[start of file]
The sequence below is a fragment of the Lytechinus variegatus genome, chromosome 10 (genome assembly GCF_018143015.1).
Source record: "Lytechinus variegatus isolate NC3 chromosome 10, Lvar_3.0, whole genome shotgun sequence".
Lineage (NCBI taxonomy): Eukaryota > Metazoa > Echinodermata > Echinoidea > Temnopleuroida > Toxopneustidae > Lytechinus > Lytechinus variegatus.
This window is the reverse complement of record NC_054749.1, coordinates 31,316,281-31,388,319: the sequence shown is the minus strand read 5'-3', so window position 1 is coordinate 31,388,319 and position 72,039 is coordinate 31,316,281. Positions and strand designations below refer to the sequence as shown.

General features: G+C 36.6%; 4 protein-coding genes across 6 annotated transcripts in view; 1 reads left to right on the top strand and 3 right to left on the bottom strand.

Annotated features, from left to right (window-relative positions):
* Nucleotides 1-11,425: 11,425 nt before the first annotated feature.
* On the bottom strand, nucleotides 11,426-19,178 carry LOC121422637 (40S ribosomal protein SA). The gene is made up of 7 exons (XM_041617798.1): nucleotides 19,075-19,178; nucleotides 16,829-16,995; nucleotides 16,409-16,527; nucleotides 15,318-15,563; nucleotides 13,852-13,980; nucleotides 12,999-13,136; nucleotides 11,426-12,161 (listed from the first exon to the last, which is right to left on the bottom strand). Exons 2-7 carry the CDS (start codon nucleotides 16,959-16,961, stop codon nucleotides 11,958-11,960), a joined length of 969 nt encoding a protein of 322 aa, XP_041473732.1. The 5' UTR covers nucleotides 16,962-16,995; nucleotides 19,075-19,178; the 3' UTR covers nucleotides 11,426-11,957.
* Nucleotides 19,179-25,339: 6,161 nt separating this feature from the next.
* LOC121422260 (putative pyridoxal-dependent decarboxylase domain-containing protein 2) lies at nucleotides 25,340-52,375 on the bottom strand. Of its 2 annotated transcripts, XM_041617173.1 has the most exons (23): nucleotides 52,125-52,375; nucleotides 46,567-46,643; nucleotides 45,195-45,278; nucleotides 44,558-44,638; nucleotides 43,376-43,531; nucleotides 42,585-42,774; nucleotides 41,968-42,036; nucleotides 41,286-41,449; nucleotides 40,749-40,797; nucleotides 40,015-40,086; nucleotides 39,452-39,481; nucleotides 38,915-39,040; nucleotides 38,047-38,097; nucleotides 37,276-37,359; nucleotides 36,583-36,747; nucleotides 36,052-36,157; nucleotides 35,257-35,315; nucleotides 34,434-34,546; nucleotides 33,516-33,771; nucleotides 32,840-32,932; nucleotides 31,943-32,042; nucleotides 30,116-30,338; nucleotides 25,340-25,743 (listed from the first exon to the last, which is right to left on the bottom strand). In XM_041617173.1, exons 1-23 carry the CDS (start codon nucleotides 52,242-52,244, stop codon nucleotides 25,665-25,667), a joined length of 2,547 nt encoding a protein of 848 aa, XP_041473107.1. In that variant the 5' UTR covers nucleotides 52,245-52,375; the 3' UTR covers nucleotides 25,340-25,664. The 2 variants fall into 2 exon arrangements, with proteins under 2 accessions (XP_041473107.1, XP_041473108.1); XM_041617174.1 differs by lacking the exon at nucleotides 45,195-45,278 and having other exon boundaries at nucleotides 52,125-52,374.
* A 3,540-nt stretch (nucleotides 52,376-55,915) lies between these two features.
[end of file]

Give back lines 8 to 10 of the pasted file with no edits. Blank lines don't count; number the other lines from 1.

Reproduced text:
* On the bottom strand, nucleotides 11,426-19,178 carry LOC121422637 (40S ribosomal protein SA). The gene is made up of 7 exons (XM_041617798.1): nucleotides 19,075-19,178; nucleotides 16,829-16,995; nucleotides 16,409-16,527; nucleotides 15,318-15,563; nucleotides 13,852-13,980; nucleotides 12,999-13,136; nucleotides 11,426-12,161 (listed from the first exon to the last, which is right to left on the bottom strand). Exons 2-7 carry the CDS (start codon nucleotides 16,959-16,961, stop codon nucleotides 11,958-11,960), a joined length of 969 nt encoding a protein of 322 aa, XP_041473732.1. The 5' UTR covers nucleotides 16,962-16,995; nucleotides 19,075-19,178; the 3' UTR covers nucleotides 11,426-11,957.
* Nucleotides 19,179-25,339: 6,161 nt separating this feature from the next.
* LOC121422260 (putative pyridoxal-dependent decarboxylase domain-containing protein 2) lies at nucleotides 25,340-52,375 on the bottom strand. Of its 2 annotated transcripts, XM_041617173.1 has the most exons (23): nucleotides 52,125-52,375; nucleotides 46,567-46,643; nucleotides 45,195-45,278; nucleotides 44,558-44,638; nucleotides 43,376-43,531; nucleotides 42,585-42,774; nucleotides 41,968-42,036; nucleotides 41,286-41,449; nucleotides 40,749-40,797; nucleotides 40,015-40,086; nucleotides 39,452-39,481; nucleotides 38,915-39,040; nucleotides 38,047-38,097; nucleotides 37,276-37,359; nucleotides 36,583-36,747; nucleotides 36,052-36,157; nucleotides 35,257-35,315; nucleotides 34,434-34,546; nucleotides 33,516-33,771; nucleotides 32,840-32,932; nucleotides 31,943-32,042; nucleotides 30,116-30,338; nucleotides 25,340-25,743 (listed from the first exon to the last, which is right to left on the bottom strand). In XM_041617173.1, exons 1-23 carry the CDS (start codon nucleotides 52,242-52,244, stop codon nucleotides 25,665-25,667), a joined length of 2,547 nt encoding a protein of 848 aa, XP_041473107.1. In that variant the 5' UTR covers nucleotides 52,245-52,375; the 3' UTR covers nucleotides 25,340-25,664. The 2 variants fall into 2 exon arrangements, with proteins under 2 accessions (XP_041473107.1, XP_041473108.1); XM_041617174.1 differs by lacking the exon at nucleotides 45,195-45,278 and having other exon boundaries at nucleotides 52,125-52,374.